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    A design framework for aggregation in a system of digital twins
    (Stellenbosch : Stellenbosch University, 2022-04) Human, Carlo; Basson, AH; Kruger, K; Stellenbosch University. Faculty of Engineering. Dept. of Mechanical and Mechatronic Engineering.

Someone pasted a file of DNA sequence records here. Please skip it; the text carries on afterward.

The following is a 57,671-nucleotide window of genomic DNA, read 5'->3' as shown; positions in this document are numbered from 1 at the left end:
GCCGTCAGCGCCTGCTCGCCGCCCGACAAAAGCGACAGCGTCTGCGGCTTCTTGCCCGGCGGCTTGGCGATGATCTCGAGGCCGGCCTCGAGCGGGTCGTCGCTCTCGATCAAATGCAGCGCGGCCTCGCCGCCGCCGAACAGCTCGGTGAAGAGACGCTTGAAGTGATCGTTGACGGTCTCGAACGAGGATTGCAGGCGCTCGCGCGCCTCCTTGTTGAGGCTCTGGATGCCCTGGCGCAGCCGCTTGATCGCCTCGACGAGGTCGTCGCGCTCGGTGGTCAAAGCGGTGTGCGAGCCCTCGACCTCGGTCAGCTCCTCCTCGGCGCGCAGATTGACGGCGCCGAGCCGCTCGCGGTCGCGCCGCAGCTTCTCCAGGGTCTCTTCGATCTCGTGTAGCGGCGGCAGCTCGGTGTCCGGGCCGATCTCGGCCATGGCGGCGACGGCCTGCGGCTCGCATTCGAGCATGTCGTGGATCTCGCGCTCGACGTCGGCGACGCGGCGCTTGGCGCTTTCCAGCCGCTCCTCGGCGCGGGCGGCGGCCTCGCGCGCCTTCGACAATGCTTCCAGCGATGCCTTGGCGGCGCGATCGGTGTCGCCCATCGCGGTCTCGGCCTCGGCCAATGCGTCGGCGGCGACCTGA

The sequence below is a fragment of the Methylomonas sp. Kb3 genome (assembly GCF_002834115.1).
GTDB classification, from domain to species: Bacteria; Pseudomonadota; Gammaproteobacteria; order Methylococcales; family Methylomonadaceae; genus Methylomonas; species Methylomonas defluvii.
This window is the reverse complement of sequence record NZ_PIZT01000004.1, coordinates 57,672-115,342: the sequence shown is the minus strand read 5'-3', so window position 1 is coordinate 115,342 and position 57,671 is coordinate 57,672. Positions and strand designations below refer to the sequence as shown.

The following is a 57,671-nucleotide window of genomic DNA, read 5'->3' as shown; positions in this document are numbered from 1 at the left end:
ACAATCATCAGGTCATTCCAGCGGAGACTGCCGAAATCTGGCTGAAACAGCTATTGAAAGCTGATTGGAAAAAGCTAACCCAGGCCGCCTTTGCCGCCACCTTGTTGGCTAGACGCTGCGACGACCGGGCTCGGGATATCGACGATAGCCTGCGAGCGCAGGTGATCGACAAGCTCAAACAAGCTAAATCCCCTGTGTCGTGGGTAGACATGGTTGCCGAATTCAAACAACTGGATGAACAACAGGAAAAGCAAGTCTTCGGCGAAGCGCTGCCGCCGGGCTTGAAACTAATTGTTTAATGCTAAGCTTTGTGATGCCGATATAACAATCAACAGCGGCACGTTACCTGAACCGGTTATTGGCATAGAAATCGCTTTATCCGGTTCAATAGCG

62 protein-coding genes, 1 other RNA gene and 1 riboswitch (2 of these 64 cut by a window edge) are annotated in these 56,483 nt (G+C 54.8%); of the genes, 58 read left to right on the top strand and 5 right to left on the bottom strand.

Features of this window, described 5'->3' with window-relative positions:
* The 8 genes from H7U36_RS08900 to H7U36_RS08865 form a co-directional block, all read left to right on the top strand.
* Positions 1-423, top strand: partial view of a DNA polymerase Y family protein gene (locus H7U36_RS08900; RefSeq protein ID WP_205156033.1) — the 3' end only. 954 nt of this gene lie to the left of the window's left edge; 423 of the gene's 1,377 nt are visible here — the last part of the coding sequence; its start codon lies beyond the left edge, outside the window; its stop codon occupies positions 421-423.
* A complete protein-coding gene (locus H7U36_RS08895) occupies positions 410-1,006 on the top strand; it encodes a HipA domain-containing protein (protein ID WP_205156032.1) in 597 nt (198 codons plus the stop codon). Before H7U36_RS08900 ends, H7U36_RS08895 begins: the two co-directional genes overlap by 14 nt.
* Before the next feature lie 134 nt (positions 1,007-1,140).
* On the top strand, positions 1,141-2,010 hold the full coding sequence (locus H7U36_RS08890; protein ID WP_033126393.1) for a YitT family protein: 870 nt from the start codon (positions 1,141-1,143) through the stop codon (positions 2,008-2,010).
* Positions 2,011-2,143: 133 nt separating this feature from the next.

ENGLISH SUMMARY: The digital twin (DT) concept has become a popular means of capturing and utilising data related to physical systems and has been applied in many domains. The data provided within DTs allow for the integration of services and models to improve understanding and decision-making related to the physical system. Through aggregation, multiple DTs can be combined to represent larger, more complex system, while maintaining the separation of concerns. The design framework presented in this dissertation aims to enable systematic, effective decisions when designing a system of DTs to represent a complex physical system. In particular, this framework adopts hierarchical aggregation as one of its primary enablers and it considers the use of a services network, such as a service-oriented architecture, as well. The design framework is intended to be broadly applicable, by remaining vendor-neutral, and it enables traceability of design choices. The approach starts with an analysis of physical system complexity to identify key needs related to managing complexity. A suitable requirements classification is then introduced to help translate the needs into requirements that the system of DTs should satisfy. Hierarchical aggregation is also introduced as a primary architectural approach to manage complexity. Hierarchical aggregation allows for the separation of concerns, computational load distribution, incremental development and modular software design. The design framework is arranged in six steps: 1) needs and constraints analysis, 2) physical system decomposition, 3) services allocation, 4) performance and quality considerations, 5) implementation considerations and 6) verification and validation. The dissertation then introduces a general reference architecture that combines a system of DTs (which follows hierarchical aggregation principles) with a services network to allow for reliable and adaptable service provisioning. The design framework is then discussed in the context of the general reference architecture. The design steps of the design framework are then moulded into six design patterns, which simplify the design process by focussing of key quality attributes. The quality attributes considered for the respective design patterns are performance efficiency, reliability, maintainability, compatibility, portability and security. The use of the design framework and design patterns are then demonstrated and validated through three case studies, two high-level case studies and one detailed case study. The high-level case studies consider a water distribution system and a smart city, respectively. The detailed case study considers a heliostat field. The dissertation concludes that the design framework, as well as the design patterns, enable a systematic approach to designing a system of DTs. The design framework can also be applied to numerous and varying domains, such as the case studies considered.